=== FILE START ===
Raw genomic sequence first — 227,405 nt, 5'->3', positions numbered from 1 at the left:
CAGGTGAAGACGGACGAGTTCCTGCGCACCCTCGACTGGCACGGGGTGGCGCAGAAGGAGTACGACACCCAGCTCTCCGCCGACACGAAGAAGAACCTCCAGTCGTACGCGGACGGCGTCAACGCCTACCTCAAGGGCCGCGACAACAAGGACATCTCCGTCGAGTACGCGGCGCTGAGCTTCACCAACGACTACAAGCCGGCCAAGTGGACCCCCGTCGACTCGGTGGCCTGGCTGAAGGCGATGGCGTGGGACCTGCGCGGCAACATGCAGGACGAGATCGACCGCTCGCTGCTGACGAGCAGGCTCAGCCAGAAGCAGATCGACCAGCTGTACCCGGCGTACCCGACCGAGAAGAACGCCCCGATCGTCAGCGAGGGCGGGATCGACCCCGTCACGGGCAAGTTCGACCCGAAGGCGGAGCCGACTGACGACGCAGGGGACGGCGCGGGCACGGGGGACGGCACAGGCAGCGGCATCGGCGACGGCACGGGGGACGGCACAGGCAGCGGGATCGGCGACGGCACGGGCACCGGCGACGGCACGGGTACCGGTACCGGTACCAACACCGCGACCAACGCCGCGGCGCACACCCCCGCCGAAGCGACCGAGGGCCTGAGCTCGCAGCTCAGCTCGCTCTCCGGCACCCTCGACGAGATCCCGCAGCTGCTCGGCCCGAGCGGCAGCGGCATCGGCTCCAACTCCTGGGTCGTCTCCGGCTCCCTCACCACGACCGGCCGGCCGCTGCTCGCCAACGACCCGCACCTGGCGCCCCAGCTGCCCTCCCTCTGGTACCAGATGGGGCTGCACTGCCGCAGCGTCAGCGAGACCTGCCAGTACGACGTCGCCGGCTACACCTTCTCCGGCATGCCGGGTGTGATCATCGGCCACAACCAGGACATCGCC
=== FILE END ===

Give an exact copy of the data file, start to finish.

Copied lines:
Raw genomic sequence first — 227,405 nt, 5'->3', positions numbered from 1 at the left:
CAGGTGAAGACGGACGAGTTCCTGCGCACCCTCGACTGGCACGGGGTGGCGCAGAAGGAGTACGACACCCAGCTCTCCGCCGACACGAAGAAGAACCTCCAGTCGTACGCGGACGGCGTCAACGCCTACCTCAAGGGCCGCGACAACAAGGACATCTCCGTCGAGTACGCGGCGCTGAGCTTCACCAACGACTACAAGCCGGCCAAGTGGACCCCCGTCGACTCGGTGGCCTGGCTGAAGGCGATGGCGTGGGACCTGCGCGGCAACATGCAGGACGAGATCGACCGCTCGCTGCTGACGAGCAGGCTCAGCCAGAAGCAGATCGACCAGCTGTACCCGGCGTACCCGACCGAGAAGAACGCCCCGATCGTCAGCGAGGGCGGGATCGACCCCGTCACGGGCAAGTTCGACCCGAAGGCGGAGCCGACTGACGACGCAGGGGACGGCGCGGGCACGGGGGACGGCACAGGCAGCGGCATCGGCGACGGCACGGGGGACGGCACAGGCAGCGGGATCGGCGACGGCACGGGCACCGGCGACGGCACGGGTACCGGTACCGGTACCAACACCGCGACCAACGCCGCGGCGCACACCCCCGCCGAAGCGACCGAGGGCCTGAGCTCGCAGCTCAGCTCGCTCTCCGGCACCCTCGACGAGATCCCGCAGCTGCTCGGCCCGAGCGGCAGCGGCATCGGCTCCAACTCCTGGGTCGTCTCCGGCTCCCTCACCACGACCGGCCGGCCGCTGCTCGCCAACGACCCGCACCTGGCGCCCCAGCTGCCCTCCCTCTGGTACCAGATGGGGCTGCACTGCCGCAGCGTCAGCGAGACCTGCCAGTACGACGTCGCCGGCTACACCTTCTCCGGCATGCCGGGTGTGATCATCGGCCACAACCAGGACATCGCC